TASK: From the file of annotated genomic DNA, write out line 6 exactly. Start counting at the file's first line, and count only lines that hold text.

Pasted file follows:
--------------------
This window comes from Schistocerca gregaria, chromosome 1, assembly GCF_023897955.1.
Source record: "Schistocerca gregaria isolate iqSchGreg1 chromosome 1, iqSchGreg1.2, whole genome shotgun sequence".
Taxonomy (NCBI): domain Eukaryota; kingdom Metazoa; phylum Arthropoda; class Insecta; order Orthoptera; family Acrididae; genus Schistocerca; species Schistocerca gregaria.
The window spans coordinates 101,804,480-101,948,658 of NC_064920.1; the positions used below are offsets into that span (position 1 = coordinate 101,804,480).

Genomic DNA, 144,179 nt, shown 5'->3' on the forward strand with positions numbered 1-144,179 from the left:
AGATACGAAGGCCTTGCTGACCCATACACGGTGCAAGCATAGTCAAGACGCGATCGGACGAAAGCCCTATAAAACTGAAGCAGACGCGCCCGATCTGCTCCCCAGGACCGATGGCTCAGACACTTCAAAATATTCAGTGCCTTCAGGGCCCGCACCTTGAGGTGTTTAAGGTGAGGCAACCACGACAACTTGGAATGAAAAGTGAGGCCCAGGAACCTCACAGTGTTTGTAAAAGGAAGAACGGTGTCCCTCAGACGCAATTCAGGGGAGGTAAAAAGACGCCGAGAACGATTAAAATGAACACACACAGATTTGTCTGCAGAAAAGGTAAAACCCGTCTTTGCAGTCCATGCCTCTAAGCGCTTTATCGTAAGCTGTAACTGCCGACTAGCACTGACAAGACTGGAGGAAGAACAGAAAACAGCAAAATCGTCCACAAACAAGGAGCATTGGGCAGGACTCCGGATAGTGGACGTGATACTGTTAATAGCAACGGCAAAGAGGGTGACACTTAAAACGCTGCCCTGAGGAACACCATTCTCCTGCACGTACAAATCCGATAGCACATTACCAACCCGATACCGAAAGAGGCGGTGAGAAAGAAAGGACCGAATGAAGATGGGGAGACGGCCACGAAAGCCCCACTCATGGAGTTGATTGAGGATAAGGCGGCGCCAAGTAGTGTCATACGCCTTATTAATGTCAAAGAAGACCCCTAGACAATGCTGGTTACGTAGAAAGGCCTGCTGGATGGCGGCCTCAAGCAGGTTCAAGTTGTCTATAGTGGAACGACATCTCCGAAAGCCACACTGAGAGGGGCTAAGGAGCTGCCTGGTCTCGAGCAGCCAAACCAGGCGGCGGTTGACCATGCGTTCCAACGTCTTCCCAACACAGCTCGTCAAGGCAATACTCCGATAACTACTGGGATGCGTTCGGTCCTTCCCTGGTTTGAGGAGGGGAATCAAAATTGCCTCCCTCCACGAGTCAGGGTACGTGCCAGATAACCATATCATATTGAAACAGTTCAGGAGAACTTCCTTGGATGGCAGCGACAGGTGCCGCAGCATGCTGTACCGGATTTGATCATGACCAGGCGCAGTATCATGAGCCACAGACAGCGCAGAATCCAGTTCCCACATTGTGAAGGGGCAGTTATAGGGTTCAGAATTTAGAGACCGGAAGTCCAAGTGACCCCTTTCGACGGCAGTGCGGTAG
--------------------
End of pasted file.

AGATACGAAGGCCTTGCTGACCCATACACGGTGCAAGCATAGTCAAGACGCGATCGGACGAAAGCCCTATAAAACTGAAGCAGACGCGCCCGATCTGCTCCCCAGGACCGATGGCTCAGACACTTCAAAATATTCAGTGCCTTCAGGGCCCGCACCTTGAGGTGTTTAAGGTGAGGCAACCACGACAACTTGGAATGAAAAGTGAGGCCCAGGAACCTCACAGTGTTTGTAAAAGGAAGAACGGTGTCCCTCAGACGCAATTCAGGGGAGGTAAAAAGACGCCGAGAACGATTAAAATGAACACACACAGATTTGTCTGCAGAAAAGGTAAAACCCGTCTTTGCAGTCCATGCCTCTAAGCGCTTTATCGTAAGCTGTAACTGCCGACTAGCACTGACAAGACTGGAGGAAGAACAGAAAACAGCAAAATCGTCCACAAACAAGGAGCATTGGGCAGGACTCCGGATAGTGGACGTGATACTGTTAATAGCAACGGCAAAGAGGGTGACACTTAAAACGCTGCCCTGAGGAACACCATTCTCCTGCACGTACAAATCCGATAGCACATTACCAACCCGATACCGAAAGAGGCGGTGAGAAAGAAAGGACCGAATGAAGATGGGGAGACGGCCACGAAAGCCCCACTCATGGAGTTGATTGAGGATAAGGCGGCGCCAAGTAGTGTCATACGCCTTATTAATGTCAAAGAAGACCCCTAGACAATGCTGGTTACGTAGAAAGGCCTGCTGGATGGCGGCCTCAAGCAGGTTCAAGTTGTCTATAGTGGAACGACATCTCCGAAAGCCACACTGAGAGGGGCTAAGGAGCTGCCTGGTCTCGAGCAGCCAAACCAGGCGGCGGTTGACCATGCGTTCCAACGTCTTCCCAACACAGCTCGTCAAGGCAATACTCCGATAACTACTGGGATGCGTTCGGTCCTTCCCTGGTTTGAGGAGGGGAATCAAAATTGCCTCCCTCCACGAGTCAGGGTACGTGCCAGATAACCATATCATATTGAAACAGTTCAGGAGAACTTCCTTGGATGGCAGCGACAGGTGCCGCAGCATGCTGTACCGGATTTGATCATGACCAGGCGCAGTATCATGAGCCACAGACAGCGCAGAATCCAGTTCCCACATTGTGAAGGGGCAGTTATAGGGTTCAGAATTTAGAGACCGGAAGTCCAAGTGACCCCTTTCGACGGCAGTGCGGTAG